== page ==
With Trey Lyles and Willie Cauley-Stein sitting out the team’s trip to the Bahamas this summer for health reasons, Kentucky’s exhibition game against Pikeville College Sunday evening was the first opportunity to see John Calipari’s ten-man rotation against outside competition. For a large portion of the game the Wildcats rotated two five-man groups against an opponent that, as expected, proved to be overmatched with regards to both size and athleticism.
The final score was 116-68, with the Wildcats scoring a staggering 86 of their points in the paint, so there’s only so much that can be taken from the game given the difference in skill level. However, one of the positives that can be taken from the game is how unselfish the Wildcats were with the basketball, as 29 of their 49 made field goals were assisted.
The assist percentage Sunday (59.2%) is a far cry from what last year’s national runner-up squad produced, with just 44.4% of that team’s made baskets being assisted. Kentucky ranked 13th in the SEC in assist percentage last season, but thanks in large part to their size and individual skill level still managed to be the conference’s second-most efficient team on the offensive end of the floor.
Point guards Andrew Harrison (nine) and Tyler Ulis (four) were responsible for 13 of those 29 assists against Pikeville, with a total of eight Wildcats finishing the game with at least two. Scoring-wise Karl-Anthony Towns led the way with 22 points, and in total six Wildcats scored in double figures. Following the game, sharing the basketball was one of the things Calipari discussed according to Kyle Tucker of the Louisville Courier-Journal.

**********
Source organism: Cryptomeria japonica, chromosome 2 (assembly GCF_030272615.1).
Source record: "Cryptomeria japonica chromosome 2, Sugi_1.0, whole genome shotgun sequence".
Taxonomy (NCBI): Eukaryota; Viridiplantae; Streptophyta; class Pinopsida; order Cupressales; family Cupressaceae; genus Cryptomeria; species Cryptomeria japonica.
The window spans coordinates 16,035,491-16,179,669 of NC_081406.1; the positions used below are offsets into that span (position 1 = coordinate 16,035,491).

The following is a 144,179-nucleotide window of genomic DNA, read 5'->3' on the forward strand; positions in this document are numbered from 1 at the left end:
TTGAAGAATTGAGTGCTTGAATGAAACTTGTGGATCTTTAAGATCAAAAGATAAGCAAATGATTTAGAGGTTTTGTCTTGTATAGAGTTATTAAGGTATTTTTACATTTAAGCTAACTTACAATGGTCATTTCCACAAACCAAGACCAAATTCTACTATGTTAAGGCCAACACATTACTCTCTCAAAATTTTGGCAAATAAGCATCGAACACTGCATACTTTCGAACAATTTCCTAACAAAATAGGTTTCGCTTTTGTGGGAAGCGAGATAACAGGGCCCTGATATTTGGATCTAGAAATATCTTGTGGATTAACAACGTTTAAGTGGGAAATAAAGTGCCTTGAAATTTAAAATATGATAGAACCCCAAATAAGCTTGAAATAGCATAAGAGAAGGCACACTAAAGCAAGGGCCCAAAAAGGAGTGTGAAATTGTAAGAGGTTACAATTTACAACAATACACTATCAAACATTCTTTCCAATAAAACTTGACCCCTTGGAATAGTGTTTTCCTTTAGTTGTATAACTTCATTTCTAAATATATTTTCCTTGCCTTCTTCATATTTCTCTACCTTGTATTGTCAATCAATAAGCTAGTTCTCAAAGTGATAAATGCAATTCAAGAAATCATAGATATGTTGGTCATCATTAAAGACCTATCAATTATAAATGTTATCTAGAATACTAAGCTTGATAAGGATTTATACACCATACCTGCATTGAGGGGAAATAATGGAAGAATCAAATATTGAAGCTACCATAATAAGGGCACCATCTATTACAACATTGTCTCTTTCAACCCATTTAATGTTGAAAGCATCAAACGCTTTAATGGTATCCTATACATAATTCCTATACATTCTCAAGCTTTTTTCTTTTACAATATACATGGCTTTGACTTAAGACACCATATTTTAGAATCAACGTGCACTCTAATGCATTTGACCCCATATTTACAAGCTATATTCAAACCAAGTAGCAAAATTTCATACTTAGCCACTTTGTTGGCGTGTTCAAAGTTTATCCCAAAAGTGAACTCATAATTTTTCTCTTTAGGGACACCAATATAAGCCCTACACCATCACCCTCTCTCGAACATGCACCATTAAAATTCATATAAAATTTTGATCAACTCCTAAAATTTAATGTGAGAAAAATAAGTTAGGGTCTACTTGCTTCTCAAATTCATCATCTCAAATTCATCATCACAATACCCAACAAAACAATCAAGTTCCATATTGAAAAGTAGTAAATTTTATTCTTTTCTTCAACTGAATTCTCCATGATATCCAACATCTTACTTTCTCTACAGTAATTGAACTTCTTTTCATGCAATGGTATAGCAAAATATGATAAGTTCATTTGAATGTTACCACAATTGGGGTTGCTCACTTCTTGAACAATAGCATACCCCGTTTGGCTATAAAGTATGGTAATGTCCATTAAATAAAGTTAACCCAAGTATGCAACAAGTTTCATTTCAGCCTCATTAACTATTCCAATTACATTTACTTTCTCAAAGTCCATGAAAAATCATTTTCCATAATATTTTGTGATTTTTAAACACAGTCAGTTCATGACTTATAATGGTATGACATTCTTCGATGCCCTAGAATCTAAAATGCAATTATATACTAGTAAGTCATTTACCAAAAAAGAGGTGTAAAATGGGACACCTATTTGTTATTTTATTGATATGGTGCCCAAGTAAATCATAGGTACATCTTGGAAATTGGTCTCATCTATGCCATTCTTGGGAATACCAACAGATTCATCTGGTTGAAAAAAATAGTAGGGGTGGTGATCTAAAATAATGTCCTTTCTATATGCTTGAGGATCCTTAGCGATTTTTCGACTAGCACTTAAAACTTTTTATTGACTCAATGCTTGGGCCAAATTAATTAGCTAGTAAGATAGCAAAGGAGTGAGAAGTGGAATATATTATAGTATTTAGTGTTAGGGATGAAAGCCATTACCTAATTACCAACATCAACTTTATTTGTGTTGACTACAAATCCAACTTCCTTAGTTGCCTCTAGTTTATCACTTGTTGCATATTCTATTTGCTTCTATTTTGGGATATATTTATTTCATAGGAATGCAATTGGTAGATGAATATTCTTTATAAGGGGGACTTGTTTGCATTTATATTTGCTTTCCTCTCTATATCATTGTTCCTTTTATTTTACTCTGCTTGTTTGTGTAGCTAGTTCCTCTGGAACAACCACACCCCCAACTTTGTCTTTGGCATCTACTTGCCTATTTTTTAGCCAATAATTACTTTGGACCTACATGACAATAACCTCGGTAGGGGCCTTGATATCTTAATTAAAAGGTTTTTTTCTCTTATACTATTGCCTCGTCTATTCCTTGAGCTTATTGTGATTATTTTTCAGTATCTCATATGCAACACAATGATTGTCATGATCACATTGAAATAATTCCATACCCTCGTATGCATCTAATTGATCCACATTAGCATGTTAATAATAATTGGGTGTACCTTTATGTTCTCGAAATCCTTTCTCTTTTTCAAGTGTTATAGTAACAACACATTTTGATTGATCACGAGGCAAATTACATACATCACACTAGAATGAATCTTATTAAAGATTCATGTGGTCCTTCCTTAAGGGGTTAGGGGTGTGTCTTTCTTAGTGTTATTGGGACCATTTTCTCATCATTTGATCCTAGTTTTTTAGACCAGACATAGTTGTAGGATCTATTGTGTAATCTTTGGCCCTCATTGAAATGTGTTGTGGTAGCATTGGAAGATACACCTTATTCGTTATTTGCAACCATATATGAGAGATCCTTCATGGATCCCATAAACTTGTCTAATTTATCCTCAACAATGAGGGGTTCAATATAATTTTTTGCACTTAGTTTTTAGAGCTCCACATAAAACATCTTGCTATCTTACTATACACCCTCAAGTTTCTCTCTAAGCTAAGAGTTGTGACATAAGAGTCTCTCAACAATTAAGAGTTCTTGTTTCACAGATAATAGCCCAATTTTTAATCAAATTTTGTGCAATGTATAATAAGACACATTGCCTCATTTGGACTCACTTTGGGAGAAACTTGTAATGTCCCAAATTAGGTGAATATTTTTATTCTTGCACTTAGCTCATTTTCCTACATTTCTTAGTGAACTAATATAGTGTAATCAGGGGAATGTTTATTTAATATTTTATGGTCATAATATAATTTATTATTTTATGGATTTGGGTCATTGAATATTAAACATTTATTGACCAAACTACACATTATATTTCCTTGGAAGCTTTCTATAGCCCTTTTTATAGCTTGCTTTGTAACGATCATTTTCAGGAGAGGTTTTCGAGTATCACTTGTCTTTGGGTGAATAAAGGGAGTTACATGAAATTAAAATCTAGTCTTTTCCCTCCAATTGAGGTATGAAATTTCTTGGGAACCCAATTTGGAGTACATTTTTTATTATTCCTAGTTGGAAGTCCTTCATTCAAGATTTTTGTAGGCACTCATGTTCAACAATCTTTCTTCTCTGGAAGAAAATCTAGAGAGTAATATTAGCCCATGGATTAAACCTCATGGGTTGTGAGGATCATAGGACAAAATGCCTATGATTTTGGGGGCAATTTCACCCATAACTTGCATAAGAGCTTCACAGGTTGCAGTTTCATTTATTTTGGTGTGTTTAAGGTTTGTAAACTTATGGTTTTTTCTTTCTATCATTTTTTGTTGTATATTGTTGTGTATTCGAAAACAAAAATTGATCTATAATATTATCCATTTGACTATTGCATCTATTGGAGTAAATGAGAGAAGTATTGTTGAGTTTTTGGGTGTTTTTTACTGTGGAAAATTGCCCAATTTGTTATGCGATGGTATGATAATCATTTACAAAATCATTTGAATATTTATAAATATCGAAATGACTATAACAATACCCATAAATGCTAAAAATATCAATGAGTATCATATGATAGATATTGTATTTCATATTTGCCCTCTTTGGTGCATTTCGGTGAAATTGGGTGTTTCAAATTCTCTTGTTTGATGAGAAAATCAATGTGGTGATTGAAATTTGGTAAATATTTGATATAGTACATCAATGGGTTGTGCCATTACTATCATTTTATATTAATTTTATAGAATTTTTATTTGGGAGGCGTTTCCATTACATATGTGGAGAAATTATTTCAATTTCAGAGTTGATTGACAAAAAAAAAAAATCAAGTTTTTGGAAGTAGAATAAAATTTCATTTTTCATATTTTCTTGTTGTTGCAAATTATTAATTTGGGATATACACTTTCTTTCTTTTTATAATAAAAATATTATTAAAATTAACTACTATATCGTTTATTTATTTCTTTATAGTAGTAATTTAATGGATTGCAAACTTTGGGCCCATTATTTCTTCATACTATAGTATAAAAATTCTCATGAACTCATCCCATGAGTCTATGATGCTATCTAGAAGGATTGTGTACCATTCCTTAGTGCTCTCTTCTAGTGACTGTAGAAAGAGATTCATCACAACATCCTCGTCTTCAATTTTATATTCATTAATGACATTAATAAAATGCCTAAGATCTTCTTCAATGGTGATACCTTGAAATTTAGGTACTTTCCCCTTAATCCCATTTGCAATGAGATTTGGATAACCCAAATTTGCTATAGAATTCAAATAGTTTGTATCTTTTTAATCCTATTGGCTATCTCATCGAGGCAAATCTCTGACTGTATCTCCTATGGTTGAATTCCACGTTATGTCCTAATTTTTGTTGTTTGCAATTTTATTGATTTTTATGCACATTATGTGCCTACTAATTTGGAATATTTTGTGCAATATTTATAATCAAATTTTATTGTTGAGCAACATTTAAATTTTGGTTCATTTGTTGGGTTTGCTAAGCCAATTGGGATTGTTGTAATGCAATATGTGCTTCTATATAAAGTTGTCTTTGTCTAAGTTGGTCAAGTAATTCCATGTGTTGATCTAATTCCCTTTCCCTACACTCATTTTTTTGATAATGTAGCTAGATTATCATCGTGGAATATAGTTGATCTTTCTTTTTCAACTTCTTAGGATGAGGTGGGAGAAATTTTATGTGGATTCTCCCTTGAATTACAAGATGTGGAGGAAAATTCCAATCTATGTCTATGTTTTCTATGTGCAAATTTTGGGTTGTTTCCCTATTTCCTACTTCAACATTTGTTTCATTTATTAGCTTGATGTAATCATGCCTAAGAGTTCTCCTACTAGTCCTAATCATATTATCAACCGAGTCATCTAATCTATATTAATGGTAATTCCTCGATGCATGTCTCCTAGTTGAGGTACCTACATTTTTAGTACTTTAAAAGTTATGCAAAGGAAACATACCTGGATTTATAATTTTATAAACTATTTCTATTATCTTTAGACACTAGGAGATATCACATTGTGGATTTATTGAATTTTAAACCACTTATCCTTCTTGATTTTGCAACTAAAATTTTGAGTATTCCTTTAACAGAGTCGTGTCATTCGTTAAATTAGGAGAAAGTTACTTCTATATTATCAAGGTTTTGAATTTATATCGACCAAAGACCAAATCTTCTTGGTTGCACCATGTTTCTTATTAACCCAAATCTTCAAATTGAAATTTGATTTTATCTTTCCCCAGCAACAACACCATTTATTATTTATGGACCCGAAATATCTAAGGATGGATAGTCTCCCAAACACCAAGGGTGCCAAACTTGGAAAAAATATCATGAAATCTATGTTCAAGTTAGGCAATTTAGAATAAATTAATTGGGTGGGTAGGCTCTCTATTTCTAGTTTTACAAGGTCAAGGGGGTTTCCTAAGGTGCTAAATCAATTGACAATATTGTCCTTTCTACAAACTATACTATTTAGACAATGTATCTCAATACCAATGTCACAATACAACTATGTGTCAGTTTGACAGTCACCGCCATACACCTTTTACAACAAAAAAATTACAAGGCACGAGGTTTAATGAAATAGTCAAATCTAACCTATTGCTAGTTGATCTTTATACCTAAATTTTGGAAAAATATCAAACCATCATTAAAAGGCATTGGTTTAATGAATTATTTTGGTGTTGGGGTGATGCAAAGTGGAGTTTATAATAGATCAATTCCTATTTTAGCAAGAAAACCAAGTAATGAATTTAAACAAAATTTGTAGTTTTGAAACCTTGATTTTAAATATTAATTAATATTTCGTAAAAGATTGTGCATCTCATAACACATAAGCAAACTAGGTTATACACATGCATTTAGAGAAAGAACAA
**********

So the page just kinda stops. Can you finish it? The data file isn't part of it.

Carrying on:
The Cats finished with 29 assists and 25 “one-mores,” as Calipari calls them. Those are plays where one guy has a decent shot but passes it up to give a teammate a better look.
“That’s the only way this will work, if they really want to share for each other,” he said, admitting (facetiously) to one concern. “Probably should have one more platoon. I would probably feel better with three platoons.”
There’s no denying the fact that Kentucky has the depth and talent needed to win a national title, and while last year’s group wasn’t as deep and dealt with its share of issues along the way they finished one win short of the ultimate goal. One way in which Kentucky can make this season more manageable is to share the basketball, thus applying pressure to the opposition on that end of the floor.
It’s difficult to take too much from exhibitions given the disparity in areas such as skill, size and athleticism, but ball movement and unselfishness are aspects that can be evaluated regardless of the opposition. Kentucky shared the basketball, resulting in “easy” scoring chances throughout the game, and that will be a key to their success this season.